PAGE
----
The fight for Ukraine is associated, naturally enough, with the blue-and-yellow hues of the country’s flag. But in the struggle to hold back Russian-backed rebels in the east, a second pair of colours is increasingly seen: the red and white of the Canadian flag.
In the Kiev headquarters of Army SOS, a volunteer organization that aids Ukraine’s warriors in the field, the Maple Leaf hangs in both the warehouse on the first floor and the drone factory upstairs. Until recently, Canadian flags were often included with supplies delivered by Army SOS to the front – which likely explains why Canada’s colours have been seen flying on the front lines outside of the rebel capital of Donetsk.
And the flag is echoed in the red Roots sweatshirt worn by Lenna Koszarny, head of the Kiev arm of the Ukrainian Canadian Congress, as she presents official Canadian aid to troops. The gesture is one illustration of how Canada’s powerful Ukrainian diaspora is not content to leave the defence of the homeland up to Ottawa.
“Is the diaspora at war with Russia? Absolutely,” says Ms. Koszarny, 45. “The diaspora is helping Ukraine defend itself. How do we do that? In any which way we can.”
Welcome to Canada’s unofficial war. It’s being fought on several fronts. In Canada, the Ukrainian lobby, led by the Ukrainian Canadian Congress, pressures Ottawa to aid the government of President Petro Poroshenko. But the community also raises funds for its own improvised stream of aid, via organizations such as Army SOS. At the individual level, people have taken up tasks ranging from providing front-line technical help to playing key roles in Ukraine’s propaganda campaign.
And some – a handful – have taken up arms. While Canadians who have gone to join the fight in Syria have had their passports revoked, at least one Ukrainian-Canadian who joined a pro-government militia and fought in the Lugansk region has returned to Canada to help raise money for Army SOS. He hopes to recruit other Canadians to the front line.
This uncharted territory is not without risks. Most obviously, the fundraising campaign is going where no country, including Canada, is willing to go – supplying sometimes-lethal equipment to Ukrainian fighters, including irregulars. By circumventing official channels in both Canada and Ukraine, activists risk playing into the agendas of both Russian President Vladimir Putin and Ukrainian militias whose patriotism is tainted by extremism.
Warehouse full of war supplies
The shelves in SOS’s Kiev warehouse are piled high with supplies for war: dark green uniforms, sturdy black boots, white winter camouflage nets.
Upstairs is a workshop where a team of volunteers gathers nightly to tinker with handmade surveillance drones that they will take to the front and fly over territory controlled by a Russian-backed militia.
Other volunteers gleefully show off new artillery-targeting software that they’ve installed on tablet computers. The software is designed by a team led by Bohdan Kupych, a Ukrainian-Canadian resident of Kiev.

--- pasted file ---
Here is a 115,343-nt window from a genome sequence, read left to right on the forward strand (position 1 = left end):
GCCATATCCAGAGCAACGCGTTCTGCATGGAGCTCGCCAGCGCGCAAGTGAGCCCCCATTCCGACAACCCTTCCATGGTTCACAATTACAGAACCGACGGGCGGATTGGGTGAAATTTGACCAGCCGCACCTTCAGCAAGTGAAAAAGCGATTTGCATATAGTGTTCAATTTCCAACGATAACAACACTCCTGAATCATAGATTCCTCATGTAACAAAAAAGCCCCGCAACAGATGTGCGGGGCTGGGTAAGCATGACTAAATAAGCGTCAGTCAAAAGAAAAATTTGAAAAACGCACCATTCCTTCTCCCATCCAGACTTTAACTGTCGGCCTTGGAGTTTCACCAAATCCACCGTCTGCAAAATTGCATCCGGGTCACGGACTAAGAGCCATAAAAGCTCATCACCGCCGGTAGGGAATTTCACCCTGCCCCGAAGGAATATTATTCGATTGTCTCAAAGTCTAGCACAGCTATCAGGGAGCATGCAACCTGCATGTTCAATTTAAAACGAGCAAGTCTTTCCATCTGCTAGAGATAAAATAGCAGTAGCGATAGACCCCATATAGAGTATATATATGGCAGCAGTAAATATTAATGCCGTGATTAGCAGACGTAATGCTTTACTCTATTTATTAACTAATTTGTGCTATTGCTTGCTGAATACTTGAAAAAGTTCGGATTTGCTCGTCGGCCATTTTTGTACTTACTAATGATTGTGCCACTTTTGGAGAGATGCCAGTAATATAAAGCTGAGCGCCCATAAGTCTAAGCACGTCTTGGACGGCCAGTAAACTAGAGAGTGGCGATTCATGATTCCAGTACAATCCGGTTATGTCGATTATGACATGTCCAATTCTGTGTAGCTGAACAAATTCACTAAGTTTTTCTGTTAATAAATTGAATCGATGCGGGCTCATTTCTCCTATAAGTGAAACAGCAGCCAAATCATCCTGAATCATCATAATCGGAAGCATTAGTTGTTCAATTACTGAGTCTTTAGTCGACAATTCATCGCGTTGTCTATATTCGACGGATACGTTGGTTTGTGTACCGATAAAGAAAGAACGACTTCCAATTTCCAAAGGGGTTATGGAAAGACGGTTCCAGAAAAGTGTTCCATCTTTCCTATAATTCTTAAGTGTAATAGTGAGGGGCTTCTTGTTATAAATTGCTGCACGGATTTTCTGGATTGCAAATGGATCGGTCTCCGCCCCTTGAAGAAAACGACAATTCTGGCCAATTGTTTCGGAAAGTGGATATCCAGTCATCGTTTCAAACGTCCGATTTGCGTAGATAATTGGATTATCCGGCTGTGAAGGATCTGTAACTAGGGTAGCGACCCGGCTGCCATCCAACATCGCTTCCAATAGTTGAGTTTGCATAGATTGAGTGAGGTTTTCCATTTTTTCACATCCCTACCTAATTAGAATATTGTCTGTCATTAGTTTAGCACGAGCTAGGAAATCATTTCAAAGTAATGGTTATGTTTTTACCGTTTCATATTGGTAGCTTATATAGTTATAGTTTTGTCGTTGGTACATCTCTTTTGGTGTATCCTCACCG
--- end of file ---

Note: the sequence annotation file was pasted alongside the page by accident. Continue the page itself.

Ukraine’s myriad volunteer battalions are famed for their bravery, as well as for their sometimes-extreme nationalism. Along the front line, they are often the ones engaged in the toughest fighting against the rebel army that Kiev and NATO say is armed by Moscow.
Army SOS says it has raised and spent just more than $1-million since it was founded last summer. (Ms. Koszarny estimates the amount of overall aid raised for Ukraine by the Canadian diaspora million over the past year at between $10-million and $15-million.) Some of Army SOS money was used to buy parts for the homemade drones, but more went toward 30 vehicles, mostly Humvees and pickup trucks, that it has shipped to the front. The group says this unusual aid is needed because of endemic corruption inside the army.
“We don’t specifically help the army or any battalion … we deliver to those at the front and put it directly into the hands of the soldiers,” says Yaroslav Tropinov, a Kiev investment banker who co-founded Army SOS after he saw the Ukrainian army humiliated by Russia’s annexation of Crimea last March. “We don’t consult with army headquarters – we go around the corruption and the stealing.”
While cash donations are pooled and used where Army SOS deems the need to be greatest, many in the diaspora have bought goods themselves and shipped them to the Kiev warehouse. Mr. Tropinov says that while the Ukrainian diaspora in the United States has been the biggest source of clothes and toys for the families of soldiers, its Canadian counterpart has been a bigger contributor in terms of military supplies. Hence the flags in the warehouse.
Richard Hareychuk, a 59-year-old Toronto optometrist, says he raises funds for Army SOS because it gets help to those actually doing the fighting, regardless of whether it’s the regular army or the volunteer battalions.
He says he worried that official Canadian aid wasn’t getting to those doing the bulk of the fighting. “We heard a lot of stories that aid would arrive, they would show it for the cameras … and then in terms of distribution, I heard a lot of different stories. I didn’t hear very much about stuff being driven to the front.”
Last year, Mr. Hareychuk and other members of the Ukrainian-Canadian community bought a $12,000 drone, which they christened Prometheus before shipping it to Army SOS. Prometheus flew 10 intelligence-gathering missions over the rebel-held regions of Donetsk and Lugansk before it was shot down by the separatist forces last month. Army SOS has also purchased parts for sniper rifles and tripwire detonators.
Mr. Hareychuk says the effort to buy lethal weapons is just getting started. “The initial call … was ‘we don’t have boots.’ There were guys [at the front line] in running shoes. Now that the guys have the boots, we’ve decided to take to it to the next level.”
Mr. Kupych, an executive at a Kiev-based software firm who has helped oversee the development of the targeting software distributed by Army SOS, says the feeling in the diaspora – and among Ukrainians in general – is that everyone should do whatever they can. “Most of what we do is defensive,” the Toronto native says, speaking of the volunteer movement in general. “But, as [President] Poroshenko said, you’re not going to win a war with winter outfits and sleeping bags.”
Beyond groups such as Army SOS are even more informal – and direct – contacts between the Ukrainian troops at the front and the diaspora in Canada.